Scotland's further education colleges have won a 9 per cent increase for teaching and a 15 per cent increase for student support in a deal announced today by the Scottish Further Education Funding Council.
This is the SFEFC's second funding round. It is a radical shift from the Scottish Office funding system, condemned by colleges as backward-looking and opaque. Funding now matches more closely what colleges deliver. The new round allows for an overall growth of 5 per cent, alongside an annual 1 per cent efficiency gain.
The SFEFC will allocate £414 million to colleges in this academic year, a rise of 12.5 per cent. It has today announced core teaching funding of £315 million compared with £290 million last year. This gives colleges an average increase of 6.9 per cent, ranging from a 14.5 per cent rise for Dundee College and a 15.3 per cent cut for Shetland College of Further Education.
Shetland, Lews Castle, Langside and Stevenson colleges have suffered cuts as they shift from historically based budgets, but the SFEFC has given them a total £2.2 million in safety-net funding. The safety net has been reduced by 50 per cent from last year.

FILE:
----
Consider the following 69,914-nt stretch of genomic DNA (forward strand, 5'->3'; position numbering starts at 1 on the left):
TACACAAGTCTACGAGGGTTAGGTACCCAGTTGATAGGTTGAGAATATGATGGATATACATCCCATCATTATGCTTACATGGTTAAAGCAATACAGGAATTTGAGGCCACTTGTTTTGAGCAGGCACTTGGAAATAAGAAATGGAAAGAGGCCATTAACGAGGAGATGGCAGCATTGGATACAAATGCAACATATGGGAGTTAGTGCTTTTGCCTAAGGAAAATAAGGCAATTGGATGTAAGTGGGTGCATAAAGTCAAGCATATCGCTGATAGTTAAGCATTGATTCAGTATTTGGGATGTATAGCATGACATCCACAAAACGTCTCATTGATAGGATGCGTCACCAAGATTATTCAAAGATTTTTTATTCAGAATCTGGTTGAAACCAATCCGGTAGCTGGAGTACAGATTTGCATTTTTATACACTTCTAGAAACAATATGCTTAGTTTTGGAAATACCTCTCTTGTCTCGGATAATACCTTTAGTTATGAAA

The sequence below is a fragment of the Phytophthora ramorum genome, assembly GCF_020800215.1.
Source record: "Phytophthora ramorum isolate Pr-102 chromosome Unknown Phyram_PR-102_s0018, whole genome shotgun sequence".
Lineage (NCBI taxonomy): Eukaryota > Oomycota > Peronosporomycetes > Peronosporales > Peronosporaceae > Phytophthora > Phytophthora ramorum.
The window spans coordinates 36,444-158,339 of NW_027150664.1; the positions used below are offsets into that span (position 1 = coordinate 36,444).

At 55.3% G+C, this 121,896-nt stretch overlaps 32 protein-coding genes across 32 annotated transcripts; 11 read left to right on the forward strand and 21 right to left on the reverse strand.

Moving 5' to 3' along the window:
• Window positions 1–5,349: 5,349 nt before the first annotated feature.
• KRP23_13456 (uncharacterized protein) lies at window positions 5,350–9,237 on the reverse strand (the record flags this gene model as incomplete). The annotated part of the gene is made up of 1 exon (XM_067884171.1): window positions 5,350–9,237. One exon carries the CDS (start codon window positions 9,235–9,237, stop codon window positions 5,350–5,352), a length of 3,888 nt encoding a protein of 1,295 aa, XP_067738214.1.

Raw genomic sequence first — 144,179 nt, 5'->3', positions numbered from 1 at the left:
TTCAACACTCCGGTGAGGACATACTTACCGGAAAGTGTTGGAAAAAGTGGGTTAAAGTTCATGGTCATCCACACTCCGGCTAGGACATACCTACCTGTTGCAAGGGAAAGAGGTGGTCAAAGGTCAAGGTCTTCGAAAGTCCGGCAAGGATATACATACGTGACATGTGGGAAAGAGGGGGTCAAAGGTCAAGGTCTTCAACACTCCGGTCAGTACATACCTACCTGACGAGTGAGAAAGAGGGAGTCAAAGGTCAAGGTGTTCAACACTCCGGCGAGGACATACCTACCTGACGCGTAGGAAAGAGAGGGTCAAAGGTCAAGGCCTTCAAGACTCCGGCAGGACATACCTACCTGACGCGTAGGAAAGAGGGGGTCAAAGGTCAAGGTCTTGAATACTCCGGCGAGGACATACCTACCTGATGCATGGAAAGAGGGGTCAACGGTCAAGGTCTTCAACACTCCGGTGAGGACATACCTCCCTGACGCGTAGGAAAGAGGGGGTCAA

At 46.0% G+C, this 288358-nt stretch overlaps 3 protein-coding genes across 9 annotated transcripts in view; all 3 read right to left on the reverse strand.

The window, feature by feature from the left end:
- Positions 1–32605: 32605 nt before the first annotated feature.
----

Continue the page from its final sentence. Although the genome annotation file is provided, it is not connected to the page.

The biggest winners are colleges that have increased student numbers and widened access, including Ayr, James Watt and Motherwell.
The Scottish Executive has given the sector a target of 40,000 extra students over the three years to 2002, rising from a 1998-1999 total of 421,000. Colleges' success in widening access is marked by a £5 million increase for fee waivers for part-time, low-income students. There is a £4.7 million pot for a premium for students from socially excluded areas, reflecting the costs of attracting them.
The SFEFC has also announced a £4 million funding stream to help retain entrants from underrepresented groups.
Scottish ministers want to see a level playing field for student support in higher and further education, with colleges' bursary funding rising from £41 million to £47 million. The basic bursary fund covers essentials such as maintenance and travel. There is an extra £3 million for childcare and £1.6 million to support young low-income students.
The SFEFC wants to see a cultural shift in further education, with colleges boosting students' skills and employability by becoming more adept in information and communications technology. There is a £2.5 million rise in last year's £13 million grant for ICT pervasiveness.
» Statistics section : Scottish further education funding